I’ll be partnering with the Durham Criminal Justice Resource Center as part of DukeEngage Durham. The center is unique, as it’s one of the few criminal justice initiatives in North Carolina that’s a governmental agency. The DCJRC serves justice-involved individuals across Durham capacity, covering the entire gamut: pretrial services, substance abuse treatment, juvenile and misdemeanor-based diversion programs, and mental health services. The DCJRC also provides reentry services for justice-involved individuals through a local reentry council, which takes referrals and assists individuals leaving detention and incarceration with education, employment, and housing. I will be researching these reentry programs at a local, state, and national level with the DCJRC, and my goal is to evaluate and hopefully implement the institutional changes needed to reshape a punitive criminal justice system that prioritizes conviction rates over rehabilitation. 

But as robust as some reentry programs are, like that of the DCJRC, their effectiveness can also feel Sisyphean. North Carolina’s 3-year recidivism rate is 40% as the obstacles and environs preventing individuals from seeking safety and stability remain persistent. The currency of our incarceration and re-incarceration system are a facsimile of Sisyphus: constant repetition and little progress.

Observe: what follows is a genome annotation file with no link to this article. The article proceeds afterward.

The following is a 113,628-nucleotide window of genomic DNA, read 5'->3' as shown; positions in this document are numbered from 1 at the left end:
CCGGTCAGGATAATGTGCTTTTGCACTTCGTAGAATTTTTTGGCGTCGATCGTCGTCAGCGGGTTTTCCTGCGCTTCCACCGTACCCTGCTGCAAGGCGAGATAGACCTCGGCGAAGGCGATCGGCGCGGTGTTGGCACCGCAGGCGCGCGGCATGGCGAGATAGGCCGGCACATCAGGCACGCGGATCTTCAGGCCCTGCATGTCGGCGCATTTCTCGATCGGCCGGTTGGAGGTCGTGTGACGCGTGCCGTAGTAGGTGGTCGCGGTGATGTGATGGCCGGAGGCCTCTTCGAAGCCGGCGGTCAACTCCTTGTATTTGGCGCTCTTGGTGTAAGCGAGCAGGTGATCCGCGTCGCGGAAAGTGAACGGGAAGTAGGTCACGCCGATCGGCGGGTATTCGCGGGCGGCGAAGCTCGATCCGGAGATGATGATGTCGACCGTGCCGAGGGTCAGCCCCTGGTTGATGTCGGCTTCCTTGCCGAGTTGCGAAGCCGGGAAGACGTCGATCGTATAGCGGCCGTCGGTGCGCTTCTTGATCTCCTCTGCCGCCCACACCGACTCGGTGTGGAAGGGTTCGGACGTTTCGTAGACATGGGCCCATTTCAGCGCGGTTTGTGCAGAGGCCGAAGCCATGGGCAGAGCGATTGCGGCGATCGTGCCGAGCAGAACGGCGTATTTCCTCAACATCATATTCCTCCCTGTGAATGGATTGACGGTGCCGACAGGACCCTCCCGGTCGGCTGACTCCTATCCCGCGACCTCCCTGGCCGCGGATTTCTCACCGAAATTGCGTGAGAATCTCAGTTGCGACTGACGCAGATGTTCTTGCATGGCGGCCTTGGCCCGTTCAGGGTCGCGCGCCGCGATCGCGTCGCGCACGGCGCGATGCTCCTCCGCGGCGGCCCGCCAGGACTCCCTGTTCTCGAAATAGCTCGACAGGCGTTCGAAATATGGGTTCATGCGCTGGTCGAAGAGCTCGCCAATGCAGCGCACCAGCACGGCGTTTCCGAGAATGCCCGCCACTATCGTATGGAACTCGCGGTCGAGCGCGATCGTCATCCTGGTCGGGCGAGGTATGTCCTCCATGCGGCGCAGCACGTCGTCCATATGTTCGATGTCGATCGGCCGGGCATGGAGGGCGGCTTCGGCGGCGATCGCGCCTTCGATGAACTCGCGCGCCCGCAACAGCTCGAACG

Sisyphus' was a mythological figure who had to roll a boulder up a hill, only for the boulder to roll back down again.
Sisyphus’ was a mythological figure who had to roll a boulder up a hill, only for the boulder to roll back down again.


But here’s where reality departs from myth: Sisyphus was condemned to repeat the task of pushing a boulder up a hill for an eternity, and it’s as if we treat criminal justice and our own definitions of progress the same way. If we exert so much effort to push the boulder of societal improvement only to accept that we have to do it again, there’s no wonder why DukeEngage has to be a yearly program.

Truthfully, there’s always work to be done, but this summer, through my partner organization and program cohort, I hope to better understand how it’s not the act of pushing a boulder up the same the hill that gives progress meaning, but rather act of pushing a boulder—whatever it may be—is not so much as important as changing the terrain.



Hello! Thank you for reading my blog post. My name is Michael Cao, and I’m a rising sophomore participating in DukeEngage Durham this summer.